Manufacturing still struggling

China's manufacturing contracted for a second month in December, as global growth faltered and Premier Wen Jiabao prolonged a crackdown on speculation in the housing market.

The index was 48.7 in December, HSBC Holdings and Markit Economics said. That compared with a preliminary result of 49 reported on December 15 and a final reading of 47.7 for November. A reading above 50 indicates expansion.

The central bank may cut lenders' reserve requirements before a Lunar New Year holiday starting on January 23 that will fuel demand for cash, according to Bank of America Merrill Lynch. Last month's half percentage-point reduction indicated that the government is putting a focus on supporting growth as inflation cools.

"Weakening external demand is starting to bite," said Qu Hongbin, a Hong Kong-based economist for HSBC.

The Shanghai Composite Index was up 1 per cent yesterday, buoyed by signs of strength in the US, after the world's largest economy reported rising home sales.


Growth slows after rates rise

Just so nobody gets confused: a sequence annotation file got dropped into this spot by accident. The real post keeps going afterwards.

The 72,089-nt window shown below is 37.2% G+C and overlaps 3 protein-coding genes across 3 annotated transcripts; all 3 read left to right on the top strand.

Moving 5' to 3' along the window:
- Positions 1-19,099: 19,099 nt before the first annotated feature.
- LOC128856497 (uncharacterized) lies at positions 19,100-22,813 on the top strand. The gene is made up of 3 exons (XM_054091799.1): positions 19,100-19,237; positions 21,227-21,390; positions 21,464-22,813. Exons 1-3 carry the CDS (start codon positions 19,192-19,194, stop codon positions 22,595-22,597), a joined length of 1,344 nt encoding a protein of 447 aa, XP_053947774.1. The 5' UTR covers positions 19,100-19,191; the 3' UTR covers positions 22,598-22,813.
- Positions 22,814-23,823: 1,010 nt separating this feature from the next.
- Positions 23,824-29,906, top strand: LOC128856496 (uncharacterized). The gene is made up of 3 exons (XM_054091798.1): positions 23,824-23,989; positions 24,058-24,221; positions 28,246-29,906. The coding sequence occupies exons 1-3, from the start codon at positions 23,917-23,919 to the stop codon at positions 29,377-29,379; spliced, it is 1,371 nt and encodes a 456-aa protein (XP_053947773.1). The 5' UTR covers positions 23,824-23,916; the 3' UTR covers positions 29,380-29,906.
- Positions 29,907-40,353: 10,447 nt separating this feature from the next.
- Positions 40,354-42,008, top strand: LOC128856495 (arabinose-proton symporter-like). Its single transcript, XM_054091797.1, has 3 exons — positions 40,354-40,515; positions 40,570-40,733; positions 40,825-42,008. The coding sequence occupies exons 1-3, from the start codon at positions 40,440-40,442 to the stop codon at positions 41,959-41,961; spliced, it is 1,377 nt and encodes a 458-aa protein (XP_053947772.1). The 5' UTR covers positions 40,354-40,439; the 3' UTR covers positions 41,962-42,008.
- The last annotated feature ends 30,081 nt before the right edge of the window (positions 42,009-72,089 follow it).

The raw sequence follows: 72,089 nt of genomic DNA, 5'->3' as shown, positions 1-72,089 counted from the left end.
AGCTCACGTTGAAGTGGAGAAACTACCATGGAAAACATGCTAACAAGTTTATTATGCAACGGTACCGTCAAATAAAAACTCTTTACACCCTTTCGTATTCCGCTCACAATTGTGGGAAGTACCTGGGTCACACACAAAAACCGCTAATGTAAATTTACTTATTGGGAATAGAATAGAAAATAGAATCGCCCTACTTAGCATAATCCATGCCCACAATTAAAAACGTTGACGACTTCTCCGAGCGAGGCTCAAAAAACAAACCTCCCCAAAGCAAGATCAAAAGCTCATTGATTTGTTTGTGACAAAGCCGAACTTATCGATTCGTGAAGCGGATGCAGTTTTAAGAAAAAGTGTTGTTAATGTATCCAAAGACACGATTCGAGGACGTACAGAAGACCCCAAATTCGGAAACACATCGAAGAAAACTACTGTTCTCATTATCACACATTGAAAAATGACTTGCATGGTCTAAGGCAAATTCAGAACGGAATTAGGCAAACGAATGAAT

Prime Minister Manmohan Singh failed to win passage of his anti-corruption bill, the latest disappointment for Mr Singh, whose championing of free-market policies two decades ago helped India become the second-fastest growing major economy. A failure to contain inflation and a reversal on foreign investment has sapped confidence in his administration.

Economic growth is slowing after the central bank raised interest rates by a record pace. India's economy grew 6.9 per cent in the three months to September 30, the weakest since the second quarter of 2009.

The central bank's campaign has had little impact, with the benchmark wholesale price index climbing 9.1 per cent in November from a year before, compared with the 9.5 per cent pace at the start of this year. By comparison, China's inflation rate was 4.2 per cent in November. The rupee has weakened about 16 per cent against the dollar this year, Asia's worst performer, as an exodus by investors sent the Sensex index of stocks down 23 per cent, more than the 18 per cent drop in the MSCI Asia Pacific Index.

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